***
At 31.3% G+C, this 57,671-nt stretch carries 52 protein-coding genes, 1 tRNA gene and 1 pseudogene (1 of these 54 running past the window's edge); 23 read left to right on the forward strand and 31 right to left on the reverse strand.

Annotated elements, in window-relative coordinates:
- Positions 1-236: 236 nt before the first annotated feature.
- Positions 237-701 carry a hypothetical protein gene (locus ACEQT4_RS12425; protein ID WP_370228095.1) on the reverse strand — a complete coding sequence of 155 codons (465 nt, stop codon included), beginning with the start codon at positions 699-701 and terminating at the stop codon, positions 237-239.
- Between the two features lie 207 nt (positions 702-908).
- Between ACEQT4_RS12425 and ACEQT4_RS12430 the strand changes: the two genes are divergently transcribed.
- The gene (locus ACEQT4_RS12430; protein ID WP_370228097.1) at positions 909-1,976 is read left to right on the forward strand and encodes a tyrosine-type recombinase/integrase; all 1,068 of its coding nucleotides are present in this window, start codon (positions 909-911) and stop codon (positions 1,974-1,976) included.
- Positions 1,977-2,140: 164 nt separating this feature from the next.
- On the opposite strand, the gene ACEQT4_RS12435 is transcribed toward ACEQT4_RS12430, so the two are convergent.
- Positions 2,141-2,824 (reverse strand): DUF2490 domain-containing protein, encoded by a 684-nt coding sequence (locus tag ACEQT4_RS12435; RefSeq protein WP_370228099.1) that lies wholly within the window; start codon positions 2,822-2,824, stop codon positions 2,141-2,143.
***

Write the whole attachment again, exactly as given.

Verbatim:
At 31.3% G+C, this 57,671-nt stretch carries 52 protein-coding genes, 1 tRNA gene and 1 pseudogene (1 of these 54 running past the window's edge); 23 read left to right on the forward strand and 31 right to left on the reverse strand.

Annotated elements, in window-relative coordinates:
- Positions 1-236: 236 nt before the first annotated feature.
- Positions 237-701 carry a hypothetical protein gene (locus ACEQT4_RS12425; protein ID WP_370228095.1) on the reverse strand — a complete coding sequence of 155 codons (465 nt, stop codon included), beginning with the start codon at positions 699-701 and terminating at the stop codon, positions 237-239.
- Between the two features lie 207 nt (positions 702-908).
- Between ACEQT4_RS12425 and ACEQT4_RS12430 the strand changes: the two genes are divergently transcribed.
- The gene (locus ACEQT4_RS12430; protein ID WP_370228097.1) at positions 909-1,976 is read left to right on the forward strand and encodes a tyrosine-type recombinase/integrase; all 1,068 of its coding nucleotides are present in this window, start codon (positions 909-911) and stop codon (positions 1,974-1,976) included.
- Positions 1,977-2,140: 164 nt separating this feature from the next.
- On the opposite strand, the gene ACEQT4_RS12435 is transcribed toward ACEQT4_RS12430, so the two are convergent.
- Positions 2,141-2,824 (reverse strand): DUF2490 domain-containing protein, encoded by a 684-nt coding sequence (locus tag ACEQT4_RS12435; RefSeq protein WP_370228099.1) that lies wholly within the window; start codon positions 2,822-2,824, stop codon positions 2,141-2,143.